Have no fear, the end is near! When our inversion breaks down and what comes next


The countdown is on!

As if you need another weekend to look forward to Friday, let me give you one: That's the day our 'death ridge' of high pressure (as many in the weather community have been calling it) begins to break down, allowing for a much-needed change in the weather pattern. By that I mean...our inversion should break up beginning Friday! (HOORAY!)

When and how will it break down?

WHEN: It will take a bit of time for the inversion to mix out, but I expect it to happen gradually through the day Friday, leading way to some sunshine (mixed with clouds) over the weekend. You'll certainly notice hints of change by Friday.

HOW: When our low cloud deck gets situated, it locks the cold air in place at the surface (AKA, the valley floor). Since very little has changed in our weather pattern over the last 7-10 days, this cloud layer is hugging us tight. In order to break up an inversion, you need a storm and or some sort of wind event. On Friday, I think we'll see the influence of both of those factors - at least, enough so to push out the thickest of our stratus.

By Friday, a weak cold front is taking aim at the state of Idaho, and should push through sometime late in the day or in the evening. This will be the real 'inversion-buster', and could even bring a wintry mix into the forecast for the Treasure Valley briefly on Friday.

This wintry mix could mean a mixture of rain and snow, periods of snow, and even freezing drizzle late Friday. Why? Because it's been SO cold on the valley floor (temperatures will not have been above freezing in more than a week by this point), so even if this system sends rain falling, once it breaks through that layer of low clouds and into the frozen part of the atmosphere near the ground, some of those drops may turn to snow, or just a 'freezing rain' type of precipitation.

We'll keep an eye on Friday afternoon/evening for a brief window of wet weather. Worst case scenario, it could give us a quick taste of winter driving conditions, and what those may look like in the future.

This is all thanks to that pattern change I mentioned in the first paragraph. As our ridge 'breaks down' or flattens, it opens the door for storms, (or, at least a couple of systems resembling storms) which are generated out in the Pacific Ocean. From there, we should return to a more normal setup for this time of year, at least for the time being. That means, temperatures will warm up in the lower valleys back to around average, (or, normal), and we at least have a fighting chance of seeing some wet weather.

So what about these 'storms?' How will they impact the mountains?

Friday's front looks to be pretty weak, but the hope is that we'll be able to squeeze a couple (or few) inches of snow out of it in the mountains, especially our ski areas. This first shot of moisture doesn't look to be super impressive or strong, so I don't think it will be a game-changer of a storm.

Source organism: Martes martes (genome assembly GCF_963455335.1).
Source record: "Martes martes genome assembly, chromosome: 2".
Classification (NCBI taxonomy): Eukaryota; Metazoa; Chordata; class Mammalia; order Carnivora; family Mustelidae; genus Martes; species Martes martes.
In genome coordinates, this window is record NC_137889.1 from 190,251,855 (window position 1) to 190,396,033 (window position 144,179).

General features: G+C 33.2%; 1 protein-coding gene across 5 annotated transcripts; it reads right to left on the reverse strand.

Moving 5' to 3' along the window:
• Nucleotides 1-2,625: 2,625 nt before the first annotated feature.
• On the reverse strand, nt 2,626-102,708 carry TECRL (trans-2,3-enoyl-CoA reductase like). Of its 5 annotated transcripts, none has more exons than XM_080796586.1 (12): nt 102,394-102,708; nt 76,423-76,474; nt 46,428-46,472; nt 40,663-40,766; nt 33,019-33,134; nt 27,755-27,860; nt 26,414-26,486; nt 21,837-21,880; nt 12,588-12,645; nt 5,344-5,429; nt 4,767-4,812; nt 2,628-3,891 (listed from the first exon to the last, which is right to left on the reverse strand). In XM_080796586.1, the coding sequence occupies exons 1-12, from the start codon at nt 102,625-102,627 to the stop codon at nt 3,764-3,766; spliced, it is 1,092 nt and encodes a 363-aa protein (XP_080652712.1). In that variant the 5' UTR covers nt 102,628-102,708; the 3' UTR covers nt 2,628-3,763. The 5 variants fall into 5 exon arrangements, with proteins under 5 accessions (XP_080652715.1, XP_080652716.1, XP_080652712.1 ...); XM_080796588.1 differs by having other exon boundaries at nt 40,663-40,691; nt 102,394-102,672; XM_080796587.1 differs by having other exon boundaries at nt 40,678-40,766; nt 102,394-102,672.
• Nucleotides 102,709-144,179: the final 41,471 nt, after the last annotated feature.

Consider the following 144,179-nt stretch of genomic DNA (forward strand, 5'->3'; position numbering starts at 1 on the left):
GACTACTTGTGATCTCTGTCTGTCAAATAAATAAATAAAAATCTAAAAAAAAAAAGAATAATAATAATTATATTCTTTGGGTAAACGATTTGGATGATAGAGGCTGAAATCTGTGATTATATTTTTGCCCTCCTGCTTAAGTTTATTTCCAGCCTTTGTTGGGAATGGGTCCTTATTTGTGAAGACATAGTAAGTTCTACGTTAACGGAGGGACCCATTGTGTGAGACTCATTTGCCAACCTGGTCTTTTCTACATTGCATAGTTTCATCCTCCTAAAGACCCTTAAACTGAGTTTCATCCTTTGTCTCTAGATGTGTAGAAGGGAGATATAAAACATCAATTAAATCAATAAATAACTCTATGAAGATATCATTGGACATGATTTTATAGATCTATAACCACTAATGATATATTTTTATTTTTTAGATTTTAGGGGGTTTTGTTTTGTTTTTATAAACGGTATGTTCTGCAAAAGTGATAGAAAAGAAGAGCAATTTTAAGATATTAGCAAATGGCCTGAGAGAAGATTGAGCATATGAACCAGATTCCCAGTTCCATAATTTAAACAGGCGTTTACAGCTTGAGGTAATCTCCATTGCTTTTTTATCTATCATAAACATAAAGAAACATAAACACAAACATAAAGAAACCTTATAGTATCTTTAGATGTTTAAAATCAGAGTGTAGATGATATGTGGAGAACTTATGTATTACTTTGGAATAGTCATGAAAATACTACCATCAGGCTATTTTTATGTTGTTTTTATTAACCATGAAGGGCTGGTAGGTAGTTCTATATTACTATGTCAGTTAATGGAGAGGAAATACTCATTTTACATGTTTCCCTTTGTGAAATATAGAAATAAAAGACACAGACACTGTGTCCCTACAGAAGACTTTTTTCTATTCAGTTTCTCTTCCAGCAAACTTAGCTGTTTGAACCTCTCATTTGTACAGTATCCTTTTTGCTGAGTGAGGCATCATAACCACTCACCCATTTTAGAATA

Latest model runs have started to dry the forecast out a bit over the weekend. There's a chance for a few snow showers in the mountains through Saturday (but again, nothing big), while the valley now looks to see just a mix of sun and clouds. Most precipitation will stay north of a Boise-Burns line through the weekend.

There's another system that may try to swing through early next week, but we're still pretty far from that one to know the details. For now, I'm not seeing anything super potent as far as snow, but we'll watch to see if models can come into better agreement on the track of other approaching systems down the road. Fingers crossed something will bring a good shot of snow for the mountains!

Beyond the 7-day:

Sometimes I hesitate to include long-range outlooks in my forecast or articles, as they are so volatile...and WILL change. But, that being said, here's a look at what some of NOAA's long-range forecast hints at as far as trends in temperature and precipitation:

Although I don't love to see the 'drier than average' pattern sticking around (or at least the better probability of it), I am hopeful that a favored chance of 'colder than normal' tempeartures will impact our region. Obviously, the hope is that it will keep our mountanis colder, holding what snowpack we do have in place.

The takeaway:

If you're sick of the inversion, you can rejoice that the end is near (and hopefully we can keep another ridge of high pressure far away for awhile). If you're a snow-lover, it's about time to start breaking out the snow dances (if you haven't been doing them already).

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